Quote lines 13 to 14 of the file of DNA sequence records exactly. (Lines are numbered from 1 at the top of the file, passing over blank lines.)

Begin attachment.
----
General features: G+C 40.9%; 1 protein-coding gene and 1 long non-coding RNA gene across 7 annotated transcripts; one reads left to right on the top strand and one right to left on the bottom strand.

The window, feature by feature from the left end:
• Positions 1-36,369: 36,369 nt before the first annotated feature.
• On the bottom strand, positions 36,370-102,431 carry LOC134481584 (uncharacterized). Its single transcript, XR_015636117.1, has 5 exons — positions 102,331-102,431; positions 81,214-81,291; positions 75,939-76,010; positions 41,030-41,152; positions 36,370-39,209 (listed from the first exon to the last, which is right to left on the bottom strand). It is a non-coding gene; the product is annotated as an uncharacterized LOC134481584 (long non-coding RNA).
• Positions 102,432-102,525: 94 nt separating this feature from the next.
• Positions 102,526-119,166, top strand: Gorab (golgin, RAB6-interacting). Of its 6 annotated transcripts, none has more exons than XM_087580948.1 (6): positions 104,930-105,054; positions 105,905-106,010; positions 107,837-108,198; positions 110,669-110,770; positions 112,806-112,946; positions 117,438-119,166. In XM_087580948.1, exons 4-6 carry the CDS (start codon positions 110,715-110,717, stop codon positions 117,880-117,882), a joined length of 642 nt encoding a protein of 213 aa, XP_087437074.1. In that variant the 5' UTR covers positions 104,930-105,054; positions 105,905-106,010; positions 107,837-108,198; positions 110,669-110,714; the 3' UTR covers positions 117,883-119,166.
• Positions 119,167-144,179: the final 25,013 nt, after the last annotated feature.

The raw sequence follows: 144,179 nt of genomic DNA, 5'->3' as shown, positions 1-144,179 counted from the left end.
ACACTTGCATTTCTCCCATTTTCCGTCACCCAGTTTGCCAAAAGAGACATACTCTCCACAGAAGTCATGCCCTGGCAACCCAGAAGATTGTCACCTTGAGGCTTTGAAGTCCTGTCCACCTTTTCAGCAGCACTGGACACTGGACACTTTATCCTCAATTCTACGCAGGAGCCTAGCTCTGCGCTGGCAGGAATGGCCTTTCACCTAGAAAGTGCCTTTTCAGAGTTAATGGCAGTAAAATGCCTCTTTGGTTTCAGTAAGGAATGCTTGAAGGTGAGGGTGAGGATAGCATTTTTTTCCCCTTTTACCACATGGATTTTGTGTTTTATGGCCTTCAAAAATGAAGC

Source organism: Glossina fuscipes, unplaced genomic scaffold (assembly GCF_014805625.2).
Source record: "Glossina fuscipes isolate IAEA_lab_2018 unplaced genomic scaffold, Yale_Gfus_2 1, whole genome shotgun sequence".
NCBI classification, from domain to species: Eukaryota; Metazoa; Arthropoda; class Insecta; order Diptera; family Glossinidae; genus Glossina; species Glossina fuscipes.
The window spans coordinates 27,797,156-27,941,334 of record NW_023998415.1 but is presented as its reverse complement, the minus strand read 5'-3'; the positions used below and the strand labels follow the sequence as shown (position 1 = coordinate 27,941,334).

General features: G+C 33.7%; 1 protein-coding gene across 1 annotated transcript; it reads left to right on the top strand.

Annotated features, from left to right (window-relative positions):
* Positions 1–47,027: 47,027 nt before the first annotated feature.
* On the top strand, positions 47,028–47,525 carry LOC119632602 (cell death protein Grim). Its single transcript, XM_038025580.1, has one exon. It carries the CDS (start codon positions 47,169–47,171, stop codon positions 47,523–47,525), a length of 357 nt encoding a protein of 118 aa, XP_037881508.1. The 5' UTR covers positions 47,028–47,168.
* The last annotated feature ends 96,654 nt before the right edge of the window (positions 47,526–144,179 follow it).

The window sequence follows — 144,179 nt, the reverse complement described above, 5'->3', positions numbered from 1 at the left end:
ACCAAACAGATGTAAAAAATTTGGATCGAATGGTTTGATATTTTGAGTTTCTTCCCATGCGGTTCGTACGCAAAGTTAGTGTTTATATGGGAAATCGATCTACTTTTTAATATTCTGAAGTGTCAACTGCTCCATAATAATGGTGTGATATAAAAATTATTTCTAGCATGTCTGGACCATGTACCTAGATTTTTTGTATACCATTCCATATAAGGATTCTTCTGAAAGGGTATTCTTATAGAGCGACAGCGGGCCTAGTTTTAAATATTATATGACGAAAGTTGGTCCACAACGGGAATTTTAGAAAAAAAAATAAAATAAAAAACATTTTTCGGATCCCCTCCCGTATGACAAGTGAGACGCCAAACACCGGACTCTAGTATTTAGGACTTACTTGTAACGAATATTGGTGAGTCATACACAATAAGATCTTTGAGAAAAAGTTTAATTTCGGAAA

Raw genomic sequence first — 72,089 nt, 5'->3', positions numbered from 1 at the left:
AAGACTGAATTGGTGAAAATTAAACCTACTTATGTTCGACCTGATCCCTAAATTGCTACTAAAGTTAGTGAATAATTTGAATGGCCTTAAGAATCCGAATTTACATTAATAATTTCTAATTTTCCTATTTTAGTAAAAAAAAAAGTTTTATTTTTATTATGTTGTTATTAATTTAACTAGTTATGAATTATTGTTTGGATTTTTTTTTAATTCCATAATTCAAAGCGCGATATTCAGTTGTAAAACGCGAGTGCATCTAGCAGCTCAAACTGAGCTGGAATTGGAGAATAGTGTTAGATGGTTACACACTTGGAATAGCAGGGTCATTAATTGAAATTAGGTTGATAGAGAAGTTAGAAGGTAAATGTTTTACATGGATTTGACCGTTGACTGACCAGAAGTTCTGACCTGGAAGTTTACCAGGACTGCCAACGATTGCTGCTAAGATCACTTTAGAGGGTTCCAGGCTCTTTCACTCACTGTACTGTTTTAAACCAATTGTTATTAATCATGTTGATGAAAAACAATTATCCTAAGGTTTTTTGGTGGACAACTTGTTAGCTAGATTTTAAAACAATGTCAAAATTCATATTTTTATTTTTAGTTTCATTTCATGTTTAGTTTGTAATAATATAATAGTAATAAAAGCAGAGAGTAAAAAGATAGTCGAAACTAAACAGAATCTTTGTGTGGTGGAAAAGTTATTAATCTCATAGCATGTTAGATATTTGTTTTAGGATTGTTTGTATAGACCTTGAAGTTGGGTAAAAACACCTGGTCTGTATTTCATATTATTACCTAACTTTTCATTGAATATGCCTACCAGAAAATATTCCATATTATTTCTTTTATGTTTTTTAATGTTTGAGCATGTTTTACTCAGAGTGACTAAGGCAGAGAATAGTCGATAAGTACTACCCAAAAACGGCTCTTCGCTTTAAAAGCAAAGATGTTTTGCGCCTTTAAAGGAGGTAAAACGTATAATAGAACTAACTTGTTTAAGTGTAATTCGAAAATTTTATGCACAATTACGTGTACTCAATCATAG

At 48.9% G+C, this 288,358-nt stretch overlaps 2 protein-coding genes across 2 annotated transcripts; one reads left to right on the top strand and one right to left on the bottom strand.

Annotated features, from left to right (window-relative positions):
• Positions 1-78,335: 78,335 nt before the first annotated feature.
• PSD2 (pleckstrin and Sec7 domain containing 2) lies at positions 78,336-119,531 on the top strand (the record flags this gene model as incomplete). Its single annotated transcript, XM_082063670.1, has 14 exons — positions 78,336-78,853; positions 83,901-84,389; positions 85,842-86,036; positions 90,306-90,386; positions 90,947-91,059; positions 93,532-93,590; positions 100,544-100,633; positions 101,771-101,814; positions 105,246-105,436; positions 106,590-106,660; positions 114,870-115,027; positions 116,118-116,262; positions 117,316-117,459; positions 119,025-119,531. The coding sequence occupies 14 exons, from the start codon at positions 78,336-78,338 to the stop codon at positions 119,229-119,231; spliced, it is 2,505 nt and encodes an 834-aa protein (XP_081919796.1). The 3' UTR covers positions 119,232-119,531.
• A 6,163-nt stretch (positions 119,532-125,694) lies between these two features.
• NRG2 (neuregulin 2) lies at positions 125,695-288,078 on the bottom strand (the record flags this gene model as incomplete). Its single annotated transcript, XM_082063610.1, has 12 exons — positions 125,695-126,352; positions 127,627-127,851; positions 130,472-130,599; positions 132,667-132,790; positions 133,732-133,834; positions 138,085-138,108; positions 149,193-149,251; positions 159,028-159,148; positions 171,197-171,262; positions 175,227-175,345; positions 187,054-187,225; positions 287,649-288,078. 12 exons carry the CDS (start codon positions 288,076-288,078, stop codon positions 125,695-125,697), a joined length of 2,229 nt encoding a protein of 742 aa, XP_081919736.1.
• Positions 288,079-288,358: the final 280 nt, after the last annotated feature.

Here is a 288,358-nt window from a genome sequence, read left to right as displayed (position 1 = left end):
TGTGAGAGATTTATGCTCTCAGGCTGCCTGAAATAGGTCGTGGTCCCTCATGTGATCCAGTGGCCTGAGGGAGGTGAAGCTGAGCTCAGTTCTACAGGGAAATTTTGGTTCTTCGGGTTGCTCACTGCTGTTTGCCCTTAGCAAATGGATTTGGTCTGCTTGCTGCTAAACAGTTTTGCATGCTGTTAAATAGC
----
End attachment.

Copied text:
The window spans coordinates 27,797,156-27,941,334 of record NW_023998415.1 but is presented as its reverse complement, the minus strand read 5'-3'; the positions used below and the strand labels follow the sequence as shown (position 1 = coordinate 27,941,334).

General features: G+C 33.7%; 1 protein-coding gene across 1 annotated transcript; it reads left to right on the top strand.